Show Hide image

Razors returns, sherry is drunk and Virgil is quoted at length

Could you all please be a little quieter? Razors has been here and I am feeling a bit delicate this morning. Thank you. The Aymara people of Peru and Bolivia have a very good word to describe the condition of a hangover: umjayanipxitütuwa – “they must have made me drink”. (I love that: it encapsulates the feeling of helplessness, of compromised personal agency and memory blanks.)

Happy days

For those who have come in late to this column, Razors was my old housemate as well as being a friend of old. Our marriages effectively terminated, we found ourselves together in the Hovel and had many a pleasant evening, playing mahjong, comparing needlepoint techniques and composing elegiac verse in Latin.

Once every so often – say, every six months or so – we would open a bottle of sherry and, in the course of about four or five evenings, work our way through its contents. Happy days! Luckily, my work does not involve arrival at an office at a predetermined time of day, so I could recover from these bacchanalia in bed, at a gentle pace.

Poor Razors, though, would have to drudge off to commute to a Well Known Broadcasting Organisation, muttering curses as he went. I was always shocked and disgusted by his language on these occasions. One day he took the pledge and flew to the US to earn an obscene sum of money and since then life has never been quite the same.

Still, every six months or so he comes back to taunt me and throw things around the Hovel after one or two of his teeny-weeny sherries. In days gone by he favoured the empty wine bottles that multiplied unaccountably around the place (do they breed? Do the mice have an account at Majestic?); yesterday evening, he was much taken by the cricket ball and kept throwing it at the wall until I confiscated it. (“Why isn’t it bouncing properly?” “It’s a sodding cricket ball, you maniac.”)

This morning I awoke to . . . sorry, I’ll start that again. This afternoon, I awoke to find a can of Ronson Universal Gas Lighter Refill hiding in the lining of my coat pocket. What the hell was that doing there? Had we, crazed by sherry and in the grip of the kind of feral social behaviour that so excites columnists on the Daily Mail, taken to solvent abuse to add to all our other crimes? I’m not given to carrying cans of lighter fluid about my person and have never really cared for the stuff except insofar as it is really useful when it comes to filling up lighters.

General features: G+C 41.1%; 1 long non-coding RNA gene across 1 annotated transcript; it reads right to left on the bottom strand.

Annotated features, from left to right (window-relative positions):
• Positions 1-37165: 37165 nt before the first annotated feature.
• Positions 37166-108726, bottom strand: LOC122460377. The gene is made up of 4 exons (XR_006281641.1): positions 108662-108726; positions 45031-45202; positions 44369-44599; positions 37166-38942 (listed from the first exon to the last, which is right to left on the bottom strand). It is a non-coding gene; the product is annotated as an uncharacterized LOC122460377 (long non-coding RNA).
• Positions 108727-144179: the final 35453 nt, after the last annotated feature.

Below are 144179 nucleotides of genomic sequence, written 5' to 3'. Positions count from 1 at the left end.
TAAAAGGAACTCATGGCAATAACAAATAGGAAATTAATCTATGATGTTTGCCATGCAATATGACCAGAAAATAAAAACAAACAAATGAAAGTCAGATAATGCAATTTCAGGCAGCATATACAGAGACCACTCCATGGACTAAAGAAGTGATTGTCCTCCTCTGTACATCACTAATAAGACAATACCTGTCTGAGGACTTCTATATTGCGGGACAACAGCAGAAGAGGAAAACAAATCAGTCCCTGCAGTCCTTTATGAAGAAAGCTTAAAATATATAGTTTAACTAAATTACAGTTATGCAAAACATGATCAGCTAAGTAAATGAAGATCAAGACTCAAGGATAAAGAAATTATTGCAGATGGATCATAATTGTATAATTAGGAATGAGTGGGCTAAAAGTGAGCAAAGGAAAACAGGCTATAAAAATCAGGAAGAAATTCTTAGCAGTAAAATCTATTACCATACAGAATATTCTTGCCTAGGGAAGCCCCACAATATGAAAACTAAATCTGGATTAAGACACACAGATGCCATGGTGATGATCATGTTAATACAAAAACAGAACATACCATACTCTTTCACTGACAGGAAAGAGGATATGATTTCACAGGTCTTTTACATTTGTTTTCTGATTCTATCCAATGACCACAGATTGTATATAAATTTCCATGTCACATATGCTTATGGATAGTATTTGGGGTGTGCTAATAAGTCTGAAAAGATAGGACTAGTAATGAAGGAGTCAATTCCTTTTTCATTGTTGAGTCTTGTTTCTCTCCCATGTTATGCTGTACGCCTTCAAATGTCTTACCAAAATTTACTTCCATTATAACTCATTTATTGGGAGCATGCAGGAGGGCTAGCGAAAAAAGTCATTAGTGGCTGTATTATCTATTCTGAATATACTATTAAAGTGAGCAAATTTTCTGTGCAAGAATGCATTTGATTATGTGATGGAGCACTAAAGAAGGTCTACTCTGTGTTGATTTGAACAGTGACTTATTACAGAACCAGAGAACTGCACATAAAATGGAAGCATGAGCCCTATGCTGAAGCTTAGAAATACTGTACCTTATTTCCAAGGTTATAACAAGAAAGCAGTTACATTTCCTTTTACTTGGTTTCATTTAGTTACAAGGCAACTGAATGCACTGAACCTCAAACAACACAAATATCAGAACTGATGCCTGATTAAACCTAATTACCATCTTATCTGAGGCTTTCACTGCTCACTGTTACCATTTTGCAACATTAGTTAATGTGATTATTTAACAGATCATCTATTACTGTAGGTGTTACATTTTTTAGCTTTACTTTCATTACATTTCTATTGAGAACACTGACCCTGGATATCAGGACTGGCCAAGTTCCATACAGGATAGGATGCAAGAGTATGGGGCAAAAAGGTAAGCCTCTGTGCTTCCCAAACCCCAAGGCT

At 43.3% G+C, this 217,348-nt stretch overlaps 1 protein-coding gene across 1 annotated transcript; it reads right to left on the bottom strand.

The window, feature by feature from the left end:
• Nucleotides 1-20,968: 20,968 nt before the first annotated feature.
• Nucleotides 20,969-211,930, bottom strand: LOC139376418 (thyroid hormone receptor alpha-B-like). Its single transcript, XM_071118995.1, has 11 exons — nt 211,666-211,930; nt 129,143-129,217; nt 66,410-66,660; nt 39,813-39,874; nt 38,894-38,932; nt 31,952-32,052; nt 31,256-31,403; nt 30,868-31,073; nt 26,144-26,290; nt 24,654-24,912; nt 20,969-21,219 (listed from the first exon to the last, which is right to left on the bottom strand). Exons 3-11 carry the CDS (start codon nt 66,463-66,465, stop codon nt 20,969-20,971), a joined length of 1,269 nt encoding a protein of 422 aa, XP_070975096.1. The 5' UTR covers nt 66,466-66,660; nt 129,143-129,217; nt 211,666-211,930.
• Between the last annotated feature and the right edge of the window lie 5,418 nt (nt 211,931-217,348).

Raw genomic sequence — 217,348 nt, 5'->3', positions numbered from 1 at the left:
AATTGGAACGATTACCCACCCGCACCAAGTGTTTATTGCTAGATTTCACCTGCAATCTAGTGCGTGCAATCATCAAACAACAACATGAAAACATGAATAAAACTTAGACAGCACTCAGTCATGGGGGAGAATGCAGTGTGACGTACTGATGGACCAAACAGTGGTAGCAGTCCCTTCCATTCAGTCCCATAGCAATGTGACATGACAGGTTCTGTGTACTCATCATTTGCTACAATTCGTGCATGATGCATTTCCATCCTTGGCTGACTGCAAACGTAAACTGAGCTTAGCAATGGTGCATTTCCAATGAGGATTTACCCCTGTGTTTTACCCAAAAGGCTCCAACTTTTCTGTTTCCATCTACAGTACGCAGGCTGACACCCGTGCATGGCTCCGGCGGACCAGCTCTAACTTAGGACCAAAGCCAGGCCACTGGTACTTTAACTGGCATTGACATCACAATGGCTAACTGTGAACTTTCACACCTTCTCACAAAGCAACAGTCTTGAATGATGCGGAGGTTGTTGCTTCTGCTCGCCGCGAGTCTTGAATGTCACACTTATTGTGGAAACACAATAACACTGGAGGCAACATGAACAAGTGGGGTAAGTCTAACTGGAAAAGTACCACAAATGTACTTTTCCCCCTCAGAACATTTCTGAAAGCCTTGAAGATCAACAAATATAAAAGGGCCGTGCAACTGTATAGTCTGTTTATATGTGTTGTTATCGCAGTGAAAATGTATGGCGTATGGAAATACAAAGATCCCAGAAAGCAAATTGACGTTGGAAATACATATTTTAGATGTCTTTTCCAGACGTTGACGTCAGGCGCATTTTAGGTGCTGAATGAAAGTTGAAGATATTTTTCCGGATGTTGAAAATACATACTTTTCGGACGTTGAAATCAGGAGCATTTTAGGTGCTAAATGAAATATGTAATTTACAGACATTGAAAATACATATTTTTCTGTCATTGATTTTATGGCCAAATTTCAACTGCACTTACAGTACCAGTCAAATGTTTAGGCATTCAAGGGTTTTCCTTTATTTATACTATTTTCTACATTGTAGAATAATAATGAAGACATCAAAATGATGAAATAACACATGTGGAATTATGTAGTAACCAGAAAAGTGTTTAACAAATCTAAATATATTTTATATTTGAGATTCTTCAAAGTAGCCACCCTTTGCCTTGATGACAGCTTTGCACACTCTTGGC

It then occurred to me that Razors had decided, after maybe another incy-wincy little amontillado, to play with this. “Look at this, this great,” I have a dim memory of him saying, before squirting a pool of the stuff all over the table and then setting light to it. He then tried it on a door, covered with a weird papery Artex that looks like one of the most flammable substances ever invented, and I had to grab the can off him before he did some serious damage. I soothe him with some Virgil. “Tityre, tu patulae recubans sub tegmine fagi . . .” I begin encouragingly, with hand gestures. Eventually the next line comes to him – “silvestrum tenui Musam meditaris avena,” he murmurs, sleepily (it’s actually “sylvestrem” but I let it go, as he has done so well considering his state) – and he allows me gently to prise the cylinder from his hand, while he starts reminiscing about a sordid encounter with a girl on the top deck of a Routemaster bus when he was 20. (“But only after we’d finished did we notice the mirror, which the driver uses to see everything.”)

Morning after

The rest of the evening is a bit of a blur. We synchronise our watches and agree to see how we’re doing at around noon the next day to see if we want to go to, or can face, our traditional post-Saturnalian full English breakfast. At around 1pm, as I try to fulfil one of the three horrible deadlines looming over me, I start worrying about the fact that I have heard nothing from him. Is he dead? This is a real fear, for we are both getting on and I barely feel in the land of the living. I’m getting on a plane the next morning, and if his corpse, rather than his inert yet still living body, is what awaits me on the sofa, then this is really going to screw up my plans. Of course I will miss him and all that but I still have my own pain to deal with.

Luckily for both of us, he lives, and we stagger along for our full English. Generously, I place him in a seat opposite a pretty woman, so he can play with his sausages and upset her dining experience. It’s hard on her but sometimes you have to do the right thing for an old friend.

Nicholas Lezard is a literary critic for the Guardian and also writes for the Independent. He writes the Down and Out in London column for the New Statesman.

This article first appeared in the 08 October 2012 issue of the New Statesman, Conservative conference special